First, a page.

Thursday, 18 April 2013

Tuesday 19th February 2013

Weather -3c Start Brightening up later

I've managed to temp my son Dean out today for a rare midweek trip.
As usual we start the day with a full cooked breakfast on the way at the local Greasy Spoon. I find it easier to do it this way during the week as we don't have to worry about cooking lunch. Its just about Nine am as we tie up in the middle of the "Match length" in the centre of Norwich. We don't get to fish this area much at weekends because there are normally matches on Saturdays and Sundays during the winter. The fish tend to shoal up along here from November right through to the seasons end in March and large nets of Bream and Roach are needed to win the matches. Weights of Thirty to Fifty pounds are not un common when it fishes here. The Pike obviously realize the potential of an easy feast and anglers often curse a large Pike for splitting up their feeding fish. Many a time you can see a bright coloured pole elastic stretching out right across the river. They are rarely landed though.
Anyway, we set up a dead bait rod each plus one for trotting a live bait downstream in what is now almost a normal flow.
We have been fishing an hour and both of us have run the float through at various depths and distances from the boat. 
On my next trot, i keep the bait fairly close to the bank we are moored on which brings an instant take. We can clearly see the float a foot under the surface and as it starts to move off again,i hit it. As its so clear and the sun is now shining we get a full view of the fish twisting and turning under water as it tries its best to shake the hooks out. We almost get a "Tail walk" but it decides to throw the towel in and surrender. It goes 11lb 2oz on the scales, a nice start to the day.

 Dean is next on the live bait rod. Once again, running the float down the shelf produces another take just Fifteen minutes since i had  mine. Unfortunately for Dean, This one one does shake the hooks. It looked a similar size to the one i had. 
We then move down to the next swim on this section, about 100 meters from the last one and try get the same response. We both miss another run each on the live bait rod so i set up one of the dead bait rods to fish lives as well.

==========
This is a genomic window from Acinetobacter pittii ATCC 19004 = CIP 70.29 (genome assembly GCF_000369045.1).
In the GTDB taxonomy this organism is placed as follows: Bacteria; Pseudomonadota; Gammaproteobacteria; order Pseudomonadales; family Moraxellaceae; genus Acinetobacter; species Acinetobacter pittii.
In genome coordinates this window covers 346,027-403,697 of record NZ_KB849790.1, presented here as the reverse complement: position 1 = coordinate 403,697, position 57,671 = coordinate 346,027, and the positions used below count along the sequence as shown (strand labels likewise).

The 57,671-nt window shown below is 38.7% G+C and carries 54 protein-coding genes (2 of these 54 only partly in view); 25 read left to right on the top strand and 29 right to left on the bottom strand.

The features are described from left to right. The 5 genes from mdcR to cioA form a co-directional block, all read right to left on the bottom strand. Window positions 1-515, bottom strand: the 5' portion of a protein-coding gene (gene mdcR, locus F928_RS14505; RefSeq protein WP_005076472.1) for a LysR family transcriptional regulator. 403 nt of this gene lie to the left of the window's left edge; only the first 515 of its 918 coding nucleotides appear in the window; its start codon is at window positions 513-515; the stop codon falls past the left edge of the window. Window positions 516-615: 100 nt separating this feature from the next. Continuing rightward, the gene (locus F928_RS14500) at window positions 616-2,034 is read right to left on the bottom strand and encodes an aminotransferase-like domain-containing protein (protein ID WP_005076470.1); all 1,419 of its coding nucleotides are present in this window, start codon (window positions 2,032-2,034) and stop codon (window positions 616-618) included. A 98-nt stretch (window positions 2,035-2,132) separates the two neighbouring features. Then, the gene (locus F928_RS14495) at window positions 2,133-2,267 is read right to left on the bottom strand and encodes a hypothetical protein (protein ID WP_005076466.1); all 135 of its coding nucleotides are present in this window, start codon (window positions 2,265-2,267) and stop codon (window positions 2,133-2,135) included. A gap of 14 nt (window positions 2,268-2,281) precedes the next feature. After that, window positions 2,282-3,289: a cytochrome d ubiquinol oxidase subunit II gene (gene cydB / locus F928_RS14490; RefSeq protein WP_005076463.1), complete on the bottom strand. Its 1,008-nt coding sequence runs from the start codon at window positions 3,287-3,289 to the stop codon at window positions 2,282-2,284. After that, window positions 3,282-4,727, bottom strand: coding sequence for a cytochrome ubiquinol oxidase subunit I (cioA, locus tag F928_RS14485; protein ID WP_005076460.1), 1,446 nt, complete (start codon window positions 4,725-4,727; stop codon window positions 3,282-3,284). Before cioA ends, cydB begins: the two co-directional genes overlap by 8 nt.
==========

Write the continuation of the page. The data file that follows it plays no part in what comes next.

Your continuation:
We fish this new swim for about an hour with no more interest. Our next move will be into the turning basin Bush swim, another 100 meters upstream.
As Dean had yet to catch i put him in this swim and sure enough after about Thirty Five mins, his Smelt is picked up and the floats away. He picks up, winds down and strikes. Briefly the rod bends over but again after a few seconds it pulls off. 
That proved to be the last action of the day and in full sunshine we head back at around half Two. If the weather stays settled for Sunday im very optimistic we will catch more than of late. Fingers crossed........

Sunday 17th February 2013

Weather -   -5c Start and remaining cloudy most of the day. No wind at all.

Following another week of almost constant rain and another bitterly cold start at minus 5c the river is again in a bit of a state as we load up for another session. We don't waste any time trying for live baits as the mooring is also looking like Chocolate soup. As we head towards the city, a shroud of mist is hugging the river making it feel even colder and quite ghostly. 
Neil pilots the boat as i set up the rods for both live and dead baits. 
I'm hoping to catch a few lives when we reach our first swim at the playhouse.